Osmophobia infects Southern Rail

Osmophobia infects Southern Rail

I feel the need to share one of those interesting facts one comes across concerning the perennial favourite of drunks and layabouts after a night on the town and following consuming a skin full of lager; the donor kebab. A recent analysis of the contents of yer average kebab showed about 60% was moisture, 20% a protein resembling meat 15% fat, 3% ash(??) and nearly 2% salt. It was the make up of the protein that caught my eye (no not the occasional horse or cat meat) but the vast colonies of bacteria that take up residence in the salmonella on a stick in the shop window. Psychotropic bacteria, leading the roll call of nasties with coliforms (the bacteria from mammalian poo) mould and yeast coming in with honourable mentions. Now you measure the presence of such things as bacteria by the colony forming units per gram measure (CFU/g) where each single CFU contains around 10 to 20 million bacteria (oh joy) even better is the numbers found in in Kebabs at 5log10 CFU/g which is about 100,000 CFU’s or about 10,000,000,000,000 bacteria per average portion of Kebab. As a matter of pure interest there is even more bacteria CFU/g in turkey kebabs (Bootiful as Bernie from the bird flu sanctuary in Norfolk would say) – mainly due to the slaughtering process as was amply shown by Jamie Oliver the other day on the box.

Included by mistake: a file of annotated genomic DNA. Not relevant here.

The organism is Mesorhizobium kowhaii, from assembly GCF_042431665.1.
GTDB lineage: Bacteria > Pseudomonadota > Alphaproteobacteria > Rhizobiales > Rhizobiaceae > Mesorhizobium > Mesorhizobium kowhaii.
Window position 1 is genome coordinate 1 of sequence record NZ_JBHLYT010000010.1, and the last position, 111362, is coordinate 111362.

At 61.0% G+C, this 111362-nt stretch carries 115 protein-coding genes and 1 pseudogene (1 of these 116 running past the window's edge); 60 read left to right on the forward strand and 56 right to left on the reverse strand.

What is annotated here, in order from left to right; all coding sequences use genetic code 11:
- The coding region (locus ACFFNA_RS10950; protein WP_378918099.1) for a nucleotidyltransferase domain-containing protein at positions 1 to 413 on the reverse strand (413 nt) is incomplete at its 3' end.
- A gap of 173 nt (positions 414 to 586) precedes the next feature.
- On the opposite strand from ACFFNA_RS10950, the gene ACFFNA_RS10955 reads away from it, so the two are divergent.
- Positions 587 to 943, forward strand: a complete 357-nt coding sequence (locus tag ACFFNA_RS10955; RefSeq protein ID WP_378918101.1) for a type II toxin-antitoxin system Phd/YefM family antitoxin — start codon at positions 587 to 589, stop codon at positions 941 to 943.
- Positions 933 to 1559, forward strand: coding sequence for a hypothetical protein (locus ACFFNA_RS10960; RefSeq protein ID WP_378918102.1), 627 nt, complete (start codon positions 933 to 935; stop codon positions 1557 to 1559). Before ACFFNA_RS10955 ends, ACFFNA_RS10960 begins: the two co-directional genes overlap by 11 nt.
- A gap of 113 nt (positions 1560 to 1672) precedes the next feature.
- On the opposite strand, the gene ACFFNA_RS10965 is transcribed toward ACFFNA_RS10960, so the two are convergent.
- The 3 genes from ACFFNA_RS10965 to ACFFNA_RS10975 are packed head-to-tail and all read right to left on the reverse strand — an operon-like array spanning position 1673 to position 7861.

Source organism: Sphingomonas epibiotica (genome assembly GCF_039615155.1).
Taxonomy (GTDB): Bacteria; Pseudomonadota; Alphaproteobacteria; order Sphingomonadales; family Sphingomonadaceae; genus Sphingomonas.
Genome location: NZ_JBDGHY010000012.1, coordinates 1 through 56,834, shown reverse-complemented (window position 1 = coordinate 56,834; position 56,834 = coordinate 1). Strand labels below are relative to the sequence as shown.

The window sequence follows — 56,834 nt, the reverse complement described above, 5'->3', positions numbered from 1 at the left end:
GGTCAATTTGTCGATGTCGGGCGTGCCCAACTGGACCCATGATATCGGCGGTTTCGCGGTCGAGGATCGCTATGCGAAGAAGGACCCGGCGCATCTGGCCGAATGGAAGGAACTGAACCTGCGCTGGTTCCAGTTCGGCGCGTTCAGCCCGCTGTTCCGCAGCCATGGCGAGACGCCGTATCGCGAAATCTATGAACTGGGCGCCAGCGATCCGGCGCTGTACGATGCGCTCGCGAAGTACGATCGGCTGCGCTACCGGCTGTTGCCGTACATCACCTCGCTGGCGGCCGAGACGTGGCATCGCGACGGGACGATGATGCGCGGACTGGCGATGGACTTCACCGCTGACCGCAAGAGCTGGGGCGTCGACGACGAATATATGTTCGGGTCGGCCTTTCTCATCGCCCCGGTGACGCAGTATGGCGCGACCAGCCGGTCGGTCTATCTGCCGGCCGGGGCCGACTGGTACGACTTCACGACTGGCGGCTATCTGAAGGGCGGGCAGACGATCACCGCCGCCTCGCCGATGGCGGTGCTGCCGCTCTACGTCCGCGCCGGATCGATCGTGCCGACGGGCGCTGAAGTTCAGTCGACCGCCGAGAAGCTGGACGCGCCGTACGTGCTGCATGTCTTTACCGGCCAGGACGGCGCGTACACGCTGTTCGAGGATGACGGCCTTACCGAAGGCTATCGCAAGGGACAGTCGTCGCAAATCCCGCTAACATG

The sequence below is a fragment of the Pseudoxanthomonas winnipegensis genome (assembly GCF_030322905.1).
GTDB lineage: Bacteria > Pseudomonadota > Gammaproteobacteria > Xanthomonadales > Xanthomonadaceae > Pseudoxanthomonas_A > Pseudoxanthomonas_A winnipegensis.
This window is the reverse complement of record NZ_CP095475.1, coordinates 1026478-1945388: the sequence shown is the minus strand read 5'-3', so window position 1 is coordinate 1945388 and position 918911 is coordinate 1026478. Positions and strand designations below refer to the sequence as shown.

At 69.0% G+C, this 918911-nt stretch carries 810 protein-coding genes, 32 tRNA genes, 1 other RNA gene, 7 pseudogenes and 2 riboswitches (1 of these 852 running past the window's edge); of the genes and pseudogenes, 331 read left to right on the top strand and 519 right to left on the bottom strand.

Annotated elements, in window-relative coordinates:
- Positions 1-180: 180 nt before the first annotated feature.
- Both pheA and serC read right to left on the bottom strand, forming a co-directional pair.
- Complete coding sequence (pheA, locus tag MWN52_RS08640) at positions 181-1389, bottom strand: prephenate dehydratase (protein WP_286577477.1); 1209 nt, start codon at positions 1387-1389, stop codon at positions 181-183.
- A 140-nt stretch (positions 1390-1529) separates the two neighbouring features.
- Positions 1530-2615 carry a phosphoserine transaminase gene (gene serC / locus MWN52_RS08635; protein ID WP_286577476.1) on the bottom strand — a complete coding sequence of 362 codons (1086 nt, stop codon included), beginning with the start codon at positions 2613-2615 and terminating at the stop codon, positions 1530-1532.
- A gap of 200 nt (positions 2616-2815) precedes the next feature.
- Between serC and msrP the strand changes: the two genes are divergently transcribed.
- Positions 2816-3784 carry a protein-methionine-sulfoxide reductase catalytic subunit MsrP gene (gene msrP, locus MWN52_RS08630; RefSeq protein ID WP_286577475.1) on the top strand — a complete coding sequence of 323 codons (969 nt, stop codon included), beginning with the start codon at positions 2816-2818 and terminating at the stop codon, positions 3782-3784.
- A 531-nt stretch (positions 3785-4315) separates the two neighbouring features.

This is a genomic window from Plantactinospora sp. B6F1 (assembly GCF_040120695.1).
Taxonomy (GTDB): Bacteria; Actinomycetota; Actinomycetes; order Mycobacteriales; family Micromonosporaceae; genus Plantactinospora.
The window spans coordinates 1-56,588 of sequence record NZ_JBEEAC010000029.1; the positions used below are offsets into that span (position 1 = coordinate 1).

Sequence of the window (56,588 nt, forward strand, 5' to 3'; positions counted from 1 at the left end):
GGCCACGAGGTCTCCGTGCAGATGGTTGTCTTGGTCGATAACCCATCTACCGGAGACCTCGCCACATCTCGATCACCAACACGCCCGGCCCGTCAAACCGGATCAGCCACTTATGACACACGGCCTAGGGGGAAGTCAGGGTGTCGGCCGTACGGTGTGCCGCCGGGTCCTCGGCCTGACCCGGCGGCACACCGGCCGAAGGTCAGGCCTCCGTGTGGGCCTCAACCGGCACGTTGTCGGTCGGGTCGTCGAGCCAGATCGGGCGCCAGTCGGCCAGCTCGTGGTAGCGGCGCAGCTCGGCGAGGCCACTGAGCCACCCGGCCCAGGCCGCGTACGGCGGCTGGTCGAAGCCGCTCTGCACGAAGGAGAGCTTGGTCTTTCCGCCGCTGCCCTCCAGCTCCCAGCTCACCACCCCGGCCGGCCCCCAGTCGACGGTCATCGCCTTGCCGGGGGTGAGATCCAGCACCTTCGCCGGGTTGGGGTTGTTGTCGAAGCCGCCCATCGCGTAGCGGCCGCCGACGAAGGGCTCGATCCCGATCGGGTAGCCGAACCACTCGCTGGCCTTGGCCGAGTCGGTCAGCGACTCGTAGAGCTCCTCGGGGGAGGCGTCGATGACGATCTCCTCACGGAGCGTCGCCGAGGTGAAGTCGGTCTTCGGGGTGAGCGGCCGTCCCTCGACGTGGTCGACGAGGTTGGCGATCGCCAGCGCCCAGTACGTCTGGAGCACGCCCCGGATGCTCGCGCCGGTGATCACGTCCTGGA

Now I am drawn to these strange facts mainly because I am a sad miserable git but also because coming back from London Bridge the other day this chav plonks himself down in the first class cabin and starts to eat one of these gastronomic delicacies. It was not just the absolute stench (which shook out a number of the freeloaders so this story is not all bad) that rapidly permeated the cabin – which had many of us feeling quite queasy – but the way this guys actually ate the thing. He more or less placed his hands on the table top with the Kebab’s open end pointing towards him and then lowered his head to the kebab to eat it with his chin almost touching the table top. I have never seen such a style before and Brother Brown’s drive to teach school students etiquette has obviously come a bit too late for this guy. The only redeeming feature of this entire episode was the thought of all these non-friendly bacteria being wolfed down and the fairly decent chance of a run on the loo in about five after consumption. Much rustling and glaring took place only to be resolved when the terrified guard did a once over and – yep – he had no first class ticket so decamped to annoy some paupies in second class.

Osmophobia – the fear of foul odours and nasty smells that often occurs when listening to labour politicians explain their innocent mistakes in accepting illegal funding for election campaigns.

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